Interleukin-17 synergizes with IFNγ or TNFα to promote inflammatory mediator release and intercellular adhesion molecule-1 (ICAM-1) expression in human intervertebral disc cells


Interleukin-17 (IL-17) is a cytokine recently shown to be elevated, along with interferon-γ (IFNγ) and tumor necrosis factor (TNFα), in degenerated and herniated intervertebral disc (IVD) tissues, suggesting a role for these cytokines in intervertebral disc disease. The objective of our study was to investigate the involvement of IL-17 and costimulants IFNγ and TNFα in intervertebral disc pathology. Cells were isolated from anulus fibrosus and nucleus pulposus tissues of patients undergoing surgery for intervertebral disc degeneration or scoliosis. The production of inflammatory mediators, nitric oxide (NOx), prostaglandin E2 (PGE2) and interleukin-6 (IL-6), as well as intercellular adhesion molecule (ICAM-1) expression, were quantified for cultured cells following exposure to IL-17, IFNγ and TNFα. Intervertebral disc cells exposed to IL-17, IFNγ or TNFα showed a remarkable increase in inflammatory mediator release and ICAM-1 expression (GLM and ANOVA, p<0.05). Addition of IFNγ or TNFα to IL-17 demonstrated a synergistic increase in inflammatory mediator release, and a marked increase in ICAM-1 expression. These findings suggest that IVD cells not only respond with a catabolic phenotype to IL-17 and costimulants IFNγ and TNFα, but also express surface ligands with consequent potential to recruit additional lymphocytes and immune cells to the IVD microenvironment. IL-17 may be an important regulator of inflammation in the IVD pathologies.





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Publication Info

Allen, Kyle D, Jun Chen, Robert Fitch, Mostafa A Gabr, Antonia R Helbling, Liufang Jing, William J Richardson, Lori A Setton, et al. (2011). Interleukin-17 synergizes with IFNγ or TNFα to promote inflammatory mediator release and intercellular adhesion molecule-1 (ICAM-1) expression in human intervertebral disc cells. 10.1002/jor.2120 Retrieved from

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William James Richardson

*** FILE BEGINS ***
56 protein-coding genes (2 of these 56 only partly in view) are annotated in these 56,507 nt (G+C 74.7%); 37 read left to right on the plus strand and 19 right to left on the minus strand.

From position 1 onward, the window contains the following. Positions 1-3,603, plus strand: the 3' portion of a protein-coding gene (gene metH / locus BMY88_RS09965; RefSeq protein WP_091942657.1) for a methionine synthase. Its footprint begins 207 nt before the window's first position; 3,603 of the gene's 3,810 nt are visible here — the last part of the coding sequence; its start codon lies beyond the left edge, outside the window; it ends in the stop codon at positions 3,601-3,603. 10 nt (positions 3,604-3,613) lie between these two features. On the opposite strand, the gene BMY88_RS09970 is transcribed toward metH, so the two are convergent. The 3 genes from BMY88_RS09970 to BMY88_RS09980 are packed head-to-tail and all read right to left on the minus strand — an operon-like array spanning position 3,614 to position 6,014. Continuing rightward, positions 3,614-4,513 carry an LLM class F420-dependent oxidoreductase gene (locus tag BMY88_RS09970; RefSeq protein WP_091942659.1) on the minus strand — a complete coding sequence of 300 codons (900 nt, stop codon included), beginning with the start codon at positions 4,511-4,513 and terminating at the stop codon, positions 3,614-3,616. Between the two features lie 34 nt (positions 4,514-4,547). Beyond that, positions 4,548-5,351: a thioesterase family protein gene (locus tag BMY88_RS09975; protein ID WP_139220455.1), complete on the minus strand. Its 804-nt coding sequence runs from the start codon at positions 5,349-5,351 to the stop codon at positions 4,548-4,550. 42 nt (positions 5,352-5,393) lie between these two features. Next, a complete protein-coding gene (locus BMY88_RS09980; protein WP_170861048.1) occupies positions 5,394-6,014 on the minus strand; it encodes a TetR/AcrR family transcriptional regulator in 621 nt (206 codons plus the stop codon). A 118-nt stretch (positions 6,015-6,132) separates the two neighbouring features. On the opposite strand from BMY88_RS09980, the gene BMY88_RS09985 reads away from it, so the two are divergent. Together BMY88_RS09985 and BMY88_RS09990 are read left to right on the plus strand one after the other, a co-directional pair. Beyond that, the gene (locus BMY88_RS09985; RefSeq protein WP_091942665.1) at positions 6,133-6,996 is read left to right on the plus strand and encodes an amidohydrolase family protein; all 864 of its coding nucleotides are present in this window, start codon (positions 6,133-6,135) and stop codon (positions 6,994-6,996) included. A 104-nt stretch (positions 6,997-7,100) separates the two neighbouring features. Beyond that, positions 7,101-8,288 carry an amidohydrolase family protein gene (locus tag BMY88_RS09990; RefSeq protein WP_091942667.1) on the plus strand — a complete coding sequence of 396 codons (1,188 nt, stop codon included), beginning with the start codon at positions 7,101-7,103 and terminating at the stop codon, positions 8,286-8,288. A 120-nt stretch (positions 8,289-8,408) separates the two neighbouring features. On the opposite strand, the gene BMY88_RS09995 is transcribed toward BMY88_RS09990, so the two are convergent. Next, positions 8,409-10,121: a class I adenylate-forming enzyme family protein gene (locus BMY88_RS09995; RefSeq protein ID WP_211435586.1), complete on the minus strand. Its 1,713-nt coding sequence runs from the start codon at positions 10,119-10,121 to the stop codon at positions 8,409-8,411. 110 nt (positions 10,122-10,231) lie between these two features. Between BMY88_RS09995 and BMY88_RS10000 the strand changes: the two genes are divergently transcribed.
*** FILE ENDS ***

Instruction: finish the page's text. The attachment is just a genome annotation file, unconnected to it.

Professor of Orthopaedic Surgery
  1. Current research includes investigation of biomechanical aspects of cervical injury with head impact. This involves cadaveric work with high-speed photography and load cells to ascertain the mechanism for spinal fractures.

    2. An animal model is being used to evaluate the biomechanics of cervical laminectomy versus laminoplasty compared to the normal spine. A portion of the animals are developing myelopathy secondary to instability after the surgical procedure and this is being evaluated with MRI scanning as well as mechanical and radiographic testing.

    3. Studies are being performed to develop an impedance pedicle probe to aid safe insertion of pedicular instrumentation in the lumbar spine. Ongoing studies are being performed to define the optimal frequency for the probe to yield the most sensitive and specific device. Hopefully this will lead to development of a device for human use. Studies will compare impedance probe to currently used EMG techniques to see if combing them will lead to greater sensitivity and specificity.

    4. Studies are being completed on testing particular pull-out strength and doing a multi-varied analysis looking at size of the pedicle and bone density by two different techniques.

    5. Current work is ongoing to develop an outcomes instrument and database to be used in the outpatient setting for patients with spinal complaints, both cervical and lumbar. The device will be used to evaluate clinical effectiveness for a variety of treatments for spinal conditions and to look at patient satisfaction issues.

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